The Cell Cycle: A Deep Dive

The Cell Cycle

Ayush Noori | EduSTEM Advanced Biology

Interphase and Mitosis:

  • The cell cycle is the life of a cell from the time it first form during division of a parent cell until its own division into two daughter cells.
  • Somatic cells are diploid and have 46 chromosomes in humans, unlike the reproductive cells, or gametes , which are haploid and have 23 chromosomes in humans.
    • In somatic cells, the division of genetic material in the nucleus is called mitosis .
  • The mitotic (M) phase is usually the shortest part of the cell cycle, and alternates with a much longer stage called interphase, which is divided into three phases.
    • During the first G1 phase , the cell prepares to divide by growing, producing proteins, and duplicating cytoplasmic organelles.
    • The DNA divides during the second S phase .
    • The cell continues to grow during the third G2 phase , which directly proceeds mitosis.
    • Image Credit: “The Cell Cycle: Figure 1” by OpenStax College, Biology (CC BY 3.0).

This extension explores the molecular pathways which regulate mitosis, specifically in epidermal and epithelial cells.

Kandasamy K, Mohan SS , Raju R, et al. NetPath: A public resource of curated signal transduction pathways. Genome Biol. 2010 Jan 12;11(1):R3. doi: 10.1186/gb-2010-11-1-r3.

Please see the above link for a comprehensive diagram of the epidermal growth factor receptor (EGFR) signaling pathways. Below is an excerpt from WikiPathways which elaborates on this:

“Epidermal growth factor receptor (EGFR) also known as ErbB1/HER1 is a member of the ErbB family of receptor tyrosine kinases, which also includes ErbB2 (Neu, HER2), ErbB3 (HER3) and ErbB4 (HER4). Several ligands such as epidermal growth factor, transforming growth factor-alpha, epigen, amphiregulin, betacellulin, heparin-binding EGF and epiregulin are known to specifically bind to EGFR. Epidermal growth factor (EGF) is one of the high affinity ligands of EGFR. EGF/EGFR system induces growth, differentiation, migration, adhesion and cell survival through various inter-acting signaling pathways. The binding of EGF to the extracellular domain of EGFR induces the dimerization, activation of intrinsic kinase activity and subsequent autophosphorylation of EGFR at multiple residues in the cytoplasmic region such as Tyr 1092, Tyr 1172, Tyr 1197, Tyr 1110, Tyr 1016). Activated EGFR recruits various cytoplasmic proteins which transduce and regulate the EGFR function. The proteins recruited to active EGFR include many Src homology 2 (SH2) and phosphotyrosine binding (PTB) domain containing proteins which binds to the tyrosine phosphorylated residues in EGFR, enzymes which act on EGFR and also various EGFR substrates. One of the adapter proteins, GRB2, binds to the phosphotyrosine residue at 1068 and recruits SOS to the membrane. SOS activates GDP/GTP exchange which recruits RAF to the membrane. RAF phosphorylates MEKs, which then activates the extracellular signal regulated kinase (ERK). ERK activates a number of transcriptional regulators to induce cell growth and proliferation.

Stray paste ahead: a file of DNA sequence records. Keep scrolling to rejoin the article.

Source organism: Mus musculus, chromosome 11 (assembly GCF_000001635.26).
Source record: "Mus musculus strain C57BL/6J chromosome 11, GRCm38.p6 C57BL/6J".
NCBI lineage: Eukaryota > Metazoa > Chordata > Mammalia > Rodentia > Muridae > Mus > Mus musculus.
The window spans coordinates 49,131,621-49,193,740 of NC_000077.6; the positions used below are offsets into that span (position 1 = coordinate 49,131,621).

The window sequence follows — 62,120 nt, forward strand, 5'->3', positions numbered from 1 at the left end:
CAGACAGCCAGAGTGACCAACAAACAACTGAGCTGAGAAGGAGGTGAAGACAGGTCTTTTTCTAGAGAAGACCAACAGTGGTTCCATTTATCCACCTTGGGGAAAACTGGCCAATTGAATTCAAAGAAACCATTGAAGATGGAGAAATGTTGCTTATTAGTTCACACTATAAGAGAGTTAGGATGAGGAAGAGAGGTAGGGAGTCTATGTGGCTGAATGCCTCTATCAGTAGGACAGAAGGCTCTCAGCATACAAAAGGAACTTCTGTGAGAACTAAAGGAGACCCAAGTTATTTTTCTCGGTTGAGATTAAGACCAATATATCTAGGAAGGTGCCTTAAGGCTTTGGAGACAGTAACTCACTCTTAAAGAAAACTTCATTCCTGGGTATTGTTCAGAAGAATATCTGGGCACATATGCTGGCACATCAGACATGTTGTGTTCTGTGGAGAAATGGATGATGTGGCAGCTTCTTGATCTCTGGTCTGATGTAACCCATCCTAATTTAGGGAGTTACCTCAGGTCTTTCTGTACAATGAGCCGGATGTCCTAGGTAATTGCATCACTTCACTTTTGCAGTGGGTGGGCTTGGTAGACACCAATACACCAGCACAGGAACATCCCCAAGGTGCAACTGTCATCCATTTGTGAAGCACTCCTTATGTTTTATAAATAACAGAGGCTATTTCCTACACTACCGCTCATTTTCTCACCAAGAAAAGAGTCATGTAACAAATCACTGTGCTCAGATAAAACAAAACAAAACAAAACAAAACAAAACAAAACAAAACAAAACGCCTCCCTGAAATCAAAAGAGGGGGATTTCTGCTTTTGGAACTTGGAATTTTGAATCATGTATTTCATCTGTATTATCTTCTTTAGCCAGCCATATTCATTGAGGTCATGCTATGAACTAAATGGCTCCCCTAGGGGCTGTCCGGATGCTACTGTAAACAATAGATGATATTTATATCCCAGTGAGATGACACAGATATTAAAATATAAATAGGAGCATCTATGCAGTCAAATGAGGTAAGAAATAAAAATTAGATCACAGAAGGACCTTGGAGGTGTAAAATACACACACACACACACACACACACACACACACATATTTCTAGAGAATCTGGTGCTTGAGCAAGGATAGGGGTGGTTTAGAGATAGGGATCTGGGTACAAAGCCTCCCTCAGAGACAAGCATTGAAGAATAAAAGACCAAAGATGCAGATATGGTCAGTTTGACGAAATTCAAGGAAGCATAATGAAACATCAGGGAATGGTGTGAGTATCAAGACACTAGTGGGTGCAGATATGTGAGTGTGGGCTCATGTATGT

Specifically, ERK2 (also known as MAPK) activates the Cyclin D and Cyclin-Dependent Kinase (CDK) 4/6 signaling pathway. Increased intracellular concentration of CDK4/6 causes the phosphorylation of retinoblastoma protein (pRb). Hypophosphorylated pRB sequesters E2F, therefore phosphorylating pRB releases E2F. The nuclear localization signal of E2F is then bound by the karyopherin importin-β and transported into the nucleus (using the RanGTP gradient), where it acts as a transcription factor to ultimately stimulate the transition from the G1 phase to the S phase and DNA replication.

Wee P and Wang Z. Epidermal Growth Factor Receptor Cell Proliferation Signaling Pathways. Cancers 2017, 9(5), 52. doi: 10.3390/cancers9050052.

Please click on the above link and see Figure 1 for a diagram which depicts the entire process.

“Epidermal growth factor receptor (EGFR) signaling pathways leading to G1/S cell cycle progression activated by EGF activation. Depicted are the RAS-RAF-MEK-ERK MAPK and PI3K-AKT-mTOR pathways. EGF activation of the EGFR induces receptor dimerization and transphosphorylation of the C-terminal domain. The phosphorylated C-terminal domain binds SHC and GRB2, along with PLC-γ1 at Y992 (not pictured). The GRB2 SH3 domain recruits the proline-rich domains of SOS or GAB1 to initiate ERK MAPK or AKT signaling respectively. SOS is also recruited to the plasma membrane (PM) by the interaction of its PH (pleckstrin homology) domains with PIP2 (phosphatidylinositol-4,5-bisphosphate) and PA (phosphatidic acid). SOS catalyzes the conversion of GDP to GTP of RAS. Active RAS uses its RAS RAF-binding domain (RBD) to recruit RAF-1. RAF-1 is activated by dephosphorylation and phosphorylation events, and activates MEK1/2. Activated MEK1/2 activates ERK1/2. ERK1/2 has various cytoplasmic and nuclear targets, which aid in the transcription and translation of Cyclin D1. For example, ELK-1 transcribes the c-FOS gene (not pictured), and the protein product together with c-JUN make up the AP-1 complex. The AP-1 complex as well as c-MYC induce the transcription of CYCLIN D1. Increased levels of CYCLIN D1 correlates with increased CDK4/6 activity, which phosphorylates RB. Phosphorylated RB releases the E2F transcription factor, which participates in the transcription of Cyclin E and leads to G1/S progression.

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Best Regards,

Ayush Noori

EduSTEM Boston Chapter Founder


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